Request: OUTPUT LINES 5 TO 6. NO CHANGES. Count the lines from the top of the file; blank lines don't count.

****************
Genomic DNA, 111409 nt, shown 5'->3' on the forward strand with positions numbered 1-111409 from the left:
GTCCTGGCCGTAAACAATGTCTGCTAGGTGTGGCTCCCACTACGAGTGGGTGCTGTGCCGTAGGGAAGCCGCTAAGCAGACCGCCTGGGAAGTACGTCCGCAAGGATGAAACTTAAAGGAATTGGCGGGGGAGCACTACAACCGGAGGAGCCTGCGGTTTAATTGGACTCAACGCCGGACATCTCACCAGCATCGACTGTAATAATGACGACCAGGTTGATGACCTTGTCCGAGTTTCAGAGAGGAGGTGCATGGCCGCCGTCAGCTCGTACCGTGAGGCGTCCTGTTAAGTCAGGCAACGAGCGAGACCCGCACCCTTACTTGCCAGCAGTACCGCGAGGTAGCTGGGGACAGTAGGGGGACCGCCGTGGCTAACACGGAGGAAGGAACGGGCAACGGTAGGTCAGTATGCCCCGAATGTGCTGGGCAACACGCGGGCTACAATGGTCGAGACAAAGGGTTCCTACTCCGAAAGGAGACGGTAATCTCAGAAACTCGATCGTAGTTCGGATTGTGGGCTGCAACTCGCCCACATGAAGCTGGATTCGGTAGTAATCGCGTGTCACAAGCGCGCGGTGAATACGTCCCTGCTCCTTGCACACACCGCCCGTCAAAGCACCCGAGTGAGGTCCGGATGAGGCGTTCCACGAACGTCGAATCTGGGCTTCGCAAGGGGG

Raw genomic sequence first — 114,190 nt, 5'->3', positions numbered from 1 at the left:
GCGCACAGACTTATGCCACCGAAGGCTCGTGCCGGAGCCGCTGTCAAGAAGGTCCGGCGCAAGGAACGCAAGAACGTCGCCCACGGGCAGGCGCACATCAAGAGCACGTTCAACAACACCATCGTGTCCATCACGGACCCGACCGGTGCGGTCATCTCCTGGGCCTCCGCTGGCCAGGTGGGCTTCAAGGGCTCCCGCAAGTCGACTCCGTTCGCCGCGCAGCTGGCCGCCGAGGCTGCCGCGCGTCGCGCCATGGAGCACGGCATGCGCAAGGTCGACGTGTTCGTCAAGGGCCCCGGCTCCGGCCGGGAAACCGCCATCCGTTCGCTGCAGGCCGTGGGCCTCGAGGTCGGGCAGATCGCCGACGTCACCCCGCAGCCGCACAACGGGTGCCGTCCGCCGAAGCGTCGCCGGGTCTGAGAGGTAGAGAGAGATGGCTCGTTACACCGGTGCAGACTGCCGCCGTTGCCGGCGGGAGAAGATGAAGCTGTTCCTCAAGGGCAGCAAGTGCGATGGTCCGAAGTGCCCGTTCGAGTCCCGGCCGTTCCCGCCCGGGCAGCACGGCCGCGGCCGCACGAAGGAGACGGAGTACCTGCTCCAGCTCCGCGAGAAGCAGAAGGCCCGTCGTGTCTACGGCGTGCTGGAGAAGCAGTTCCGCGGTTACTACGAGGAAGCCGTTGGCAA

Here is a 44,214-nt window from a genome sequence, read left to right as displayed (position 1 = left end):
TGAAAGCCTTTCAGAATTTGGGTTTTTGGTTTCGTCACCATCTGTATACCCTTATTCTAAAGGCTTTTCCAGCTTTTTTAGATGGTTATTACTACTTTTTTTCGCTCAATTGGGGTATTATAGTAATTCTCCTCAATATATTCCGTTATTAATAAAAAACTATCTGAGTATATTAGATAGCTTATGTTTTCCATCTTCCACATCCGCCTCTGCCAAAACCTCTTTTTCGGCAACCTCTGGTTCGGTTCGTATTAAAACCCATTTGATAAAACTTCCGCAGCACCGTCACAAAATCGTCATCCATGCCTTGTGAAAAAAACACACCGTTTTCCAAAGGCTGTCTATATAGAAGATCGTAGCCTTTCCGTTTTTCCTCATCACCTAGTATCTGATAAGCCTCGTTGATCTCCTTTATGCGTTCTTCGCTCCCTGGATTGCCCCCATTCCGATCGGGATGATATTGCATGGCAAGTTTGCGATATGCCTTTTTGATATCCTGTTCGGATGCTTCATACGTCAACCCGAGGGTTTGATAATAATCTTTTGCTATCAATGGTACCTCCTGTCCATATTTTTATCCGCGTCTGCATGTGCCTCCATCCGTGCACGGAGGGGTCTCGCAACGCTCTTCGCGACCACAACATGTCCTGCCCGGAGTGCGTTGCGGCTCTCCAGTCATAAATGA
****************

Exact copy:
Here is a 44,214-nt window from a genome sequence, read left to right as displayed (position 1 = left end):
TGAAAGCCTTTCAGAATTTGGGTTTTTGGTTTCGTCACCATCTGTATACCCTTATTCTAAAGGCTTTTCCAGCTTTTTTAGATGGTTATTACTACTTTTTTTCGCTCAATTGGGGTATTATAGTAATTCTCCTCAATATATTCCGTTATTAATAAAAAACTATCTGAGTATATTAGATAGCTTATGTTTTCCATCTTCCACATCCGCCTCTGCCAAAACCTCTTTTTCGGCAACCTCTGGTTCGGTTCGTATTAAAACCCATTTGATAAAACTTCCGCAGCACCGTCACAAAATCGTCATCCATGCCTTGTGAAAAAAACACACCGTTTTCCAAAGGCTGTCTATATAGAAGATCGTAGCCTTTCCGTTTTTCCTCATCACCTAGTATCTGATAAGCCTCGTTGATCTCCTTTATGCGTTCTTCGCTCCCTGGATTGCCCCCATTCCGATCGGGATGATATTGCATGGCAAGTTTGCGATATGCCTTTTTGATATCCTGTTCGGATGCTTCATACGTCAACCCGAGGGTTTGATAATAATCTTTTGCTATCAATGGTACCTCCTGTCCATATTTTTATCCGCGTCTGCATGTGCCTCCATCCGTGCACGGAGGGGTCTCGCAACGCTCTTCGCGACCACAACATGTCCTGCCCGGAGTGCGTTGCGGCTCTCCAGTCATAAATGA